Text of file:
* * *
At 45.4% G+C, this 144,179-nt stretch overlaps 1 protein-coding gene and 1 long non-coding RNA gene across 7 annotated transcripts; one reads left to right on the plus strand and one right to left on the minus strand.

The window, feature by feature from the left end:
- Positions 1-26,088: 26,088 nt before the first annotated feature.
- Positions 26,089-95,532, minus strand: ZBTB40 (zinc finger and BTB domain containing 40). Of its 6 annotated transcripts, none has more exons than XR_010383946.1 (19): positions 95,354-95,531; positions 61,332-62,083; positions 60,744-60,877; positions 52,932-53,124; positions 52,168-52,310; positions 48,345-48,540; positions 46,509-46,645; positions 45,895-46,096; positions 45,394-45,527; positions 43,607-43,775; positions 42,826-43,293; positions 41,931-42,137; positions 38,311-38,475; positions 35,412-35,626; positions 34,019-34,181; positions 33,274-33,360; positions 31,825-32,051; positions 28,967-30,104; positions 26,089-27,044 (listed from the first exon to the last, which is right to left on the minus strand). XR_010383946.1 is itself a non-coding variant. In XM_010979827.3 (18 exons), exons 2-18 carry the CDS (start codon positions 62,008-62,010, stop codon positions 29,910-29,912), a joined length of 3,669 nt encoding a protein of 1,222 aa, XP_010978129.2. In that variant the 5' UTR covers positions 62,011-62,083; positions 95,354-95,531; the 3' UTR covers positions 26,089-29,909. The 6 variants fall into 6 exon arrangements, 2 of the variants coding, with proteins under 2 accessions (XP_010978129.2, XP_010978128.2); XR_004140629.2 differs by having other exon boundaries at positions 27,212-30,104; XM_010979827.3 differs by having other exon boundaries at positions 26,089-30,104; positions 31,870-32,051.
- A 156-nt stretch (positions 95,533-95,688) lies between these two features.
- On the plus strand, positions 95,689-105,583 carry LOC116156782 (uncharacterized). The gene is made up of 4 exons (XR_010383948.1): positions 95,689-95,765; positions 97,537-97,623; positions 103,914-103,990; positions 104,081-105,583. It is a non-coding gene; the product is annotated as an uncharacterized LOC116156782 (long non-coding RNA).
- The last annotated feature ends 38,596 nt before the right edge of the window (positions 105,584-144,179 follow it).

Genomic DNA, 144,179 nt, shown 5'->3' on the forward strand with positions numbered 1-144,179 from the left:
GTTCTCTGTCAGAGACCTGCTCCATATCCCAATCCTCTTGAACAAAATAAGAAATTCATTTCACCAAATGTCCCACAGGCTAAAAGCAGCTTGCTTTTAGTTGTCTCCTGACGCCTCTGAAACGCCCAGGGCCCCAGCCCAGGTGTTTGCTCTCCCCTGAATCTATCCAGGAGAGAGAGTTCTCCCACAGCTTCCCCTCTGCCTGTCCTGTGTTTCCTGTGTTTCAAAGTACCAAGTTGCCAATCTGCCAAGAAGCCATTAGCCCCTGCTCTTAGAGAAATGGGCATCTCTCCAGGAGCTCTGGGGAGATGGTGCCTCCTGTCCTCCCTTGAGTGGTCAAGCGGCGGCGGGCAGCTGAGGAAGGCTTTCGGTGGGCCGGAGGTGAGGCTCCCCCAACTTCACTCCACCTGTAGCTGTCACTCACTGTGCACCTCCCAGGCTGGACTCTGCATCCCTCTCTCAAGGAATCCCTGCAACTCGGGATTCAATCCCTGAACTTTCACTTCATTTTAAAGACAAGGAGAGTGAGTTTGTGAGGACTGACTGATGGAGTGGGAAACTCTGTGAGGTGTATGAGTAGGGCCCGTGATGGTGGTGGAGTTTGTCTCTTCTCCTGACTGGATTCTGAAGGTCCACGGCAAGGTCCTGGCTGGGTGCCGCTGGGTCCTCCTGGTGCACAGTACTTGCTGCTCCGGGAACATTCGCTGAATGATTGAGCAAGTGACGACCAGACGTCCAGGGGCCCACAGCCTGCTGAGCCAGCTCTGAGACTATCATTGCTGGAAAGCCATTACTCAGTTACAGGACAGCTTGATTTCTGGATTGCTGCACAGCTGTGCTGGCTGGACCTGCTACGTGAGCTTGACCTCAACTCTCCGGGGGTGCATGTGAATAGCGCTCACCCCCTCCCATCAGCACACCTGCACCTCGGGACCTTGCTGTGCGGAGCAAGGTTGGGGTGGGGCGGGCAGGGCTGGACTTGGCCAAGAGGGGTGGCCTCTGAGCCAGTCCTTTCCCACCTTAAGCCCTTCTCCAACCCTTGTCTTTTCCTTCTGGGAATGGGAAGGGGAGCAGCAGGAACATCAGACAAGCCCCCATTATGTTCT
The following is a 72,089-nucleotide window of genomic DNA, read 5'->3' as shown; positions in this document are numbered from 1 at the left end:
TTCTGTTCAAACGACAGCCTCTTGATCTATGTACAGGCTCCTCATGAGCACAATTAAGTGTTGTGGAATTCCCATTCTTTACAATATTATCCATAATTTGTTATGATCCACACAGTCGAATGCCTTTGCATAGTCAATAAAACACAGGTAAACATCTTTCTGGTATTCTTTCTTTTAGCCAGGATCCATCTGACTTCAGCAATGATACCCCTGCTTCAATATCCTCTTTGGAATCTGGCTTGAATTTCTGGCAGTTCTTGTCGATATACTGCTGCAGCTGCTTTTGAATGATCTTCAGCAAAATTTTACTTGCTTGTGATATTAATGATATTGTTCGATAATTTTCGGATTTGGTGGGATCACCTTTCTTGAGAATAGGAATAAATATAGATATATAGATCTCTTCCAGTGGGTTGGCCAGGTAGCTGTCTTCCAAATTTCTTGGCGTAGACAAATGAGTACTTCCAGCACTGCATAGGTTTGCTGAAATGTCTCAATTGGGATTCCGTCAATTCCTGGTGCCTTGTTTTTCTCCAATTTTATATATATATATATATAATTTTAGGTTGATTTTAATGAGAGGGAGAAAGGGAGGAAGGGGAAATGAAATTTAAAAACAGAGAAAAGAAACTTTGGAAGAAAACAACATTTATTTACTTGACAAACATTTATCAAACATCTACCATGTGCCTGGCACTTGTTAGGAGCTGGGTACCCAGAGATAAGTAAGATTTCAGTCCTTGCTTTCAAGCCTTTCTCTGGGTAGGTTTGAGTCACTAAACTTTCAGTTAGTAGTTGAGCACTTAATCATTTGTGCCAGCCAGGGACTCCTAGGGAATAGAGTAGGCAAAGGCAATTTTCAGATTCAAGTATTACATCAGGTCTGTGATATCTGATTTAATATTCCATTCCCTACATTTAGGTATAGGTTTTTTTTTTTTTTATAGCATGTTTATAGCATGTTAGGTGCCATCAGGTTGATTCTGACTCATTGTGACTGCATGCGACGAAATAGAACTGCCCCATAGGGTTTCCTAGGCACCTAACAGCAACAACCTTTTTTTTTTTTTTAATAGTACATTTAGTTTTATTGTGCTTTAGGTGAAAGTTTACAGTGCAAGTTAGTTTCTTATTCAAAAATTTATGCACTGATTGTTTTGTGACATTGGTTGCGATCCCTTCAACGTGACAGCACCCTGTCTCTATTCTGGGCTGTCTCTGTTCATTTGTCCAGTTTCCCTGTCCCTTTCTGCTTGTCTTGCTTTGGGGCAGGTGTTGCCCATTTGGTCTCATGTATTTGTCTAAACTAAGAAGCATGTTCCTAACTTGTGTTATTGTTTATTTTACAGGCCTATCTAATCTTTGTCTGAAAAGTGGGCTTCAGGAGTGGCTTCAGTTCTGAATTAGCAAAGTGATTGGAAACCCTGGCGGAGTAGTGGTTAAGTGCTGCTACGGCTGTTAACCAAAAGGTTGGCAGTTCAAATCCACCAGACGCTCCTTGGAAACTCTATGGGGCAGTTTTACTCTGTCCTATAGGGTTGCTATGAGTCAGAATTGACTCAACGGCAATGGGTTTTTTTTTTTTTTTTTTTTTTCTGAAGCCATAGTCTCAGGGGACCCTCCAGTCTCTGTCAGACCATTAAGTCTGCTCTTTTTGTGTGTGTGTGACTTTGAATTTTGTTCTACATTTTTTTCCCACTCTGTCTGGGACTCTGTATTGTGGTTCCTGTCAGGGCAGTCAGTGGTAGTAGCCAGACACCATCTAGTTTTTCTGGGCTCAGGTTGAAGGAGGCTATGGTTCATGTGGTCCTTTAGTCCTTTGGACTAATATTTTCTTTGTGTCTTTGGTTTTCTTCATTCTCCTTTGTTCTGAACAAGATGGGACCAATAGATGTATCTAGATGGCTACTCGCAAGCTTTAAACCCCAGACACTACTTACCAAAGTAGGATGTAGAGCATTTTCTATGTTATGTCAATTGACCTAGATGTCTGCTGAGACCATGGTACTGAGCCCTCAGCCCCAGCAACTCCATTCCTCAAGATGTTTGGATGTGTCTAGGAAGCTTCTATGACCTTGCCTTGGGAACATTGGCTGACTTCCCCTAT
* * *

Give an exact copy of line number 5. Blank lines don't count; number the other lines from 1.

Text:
- A 156-nt stretch (positions 95,533-95,688) lies between these two features.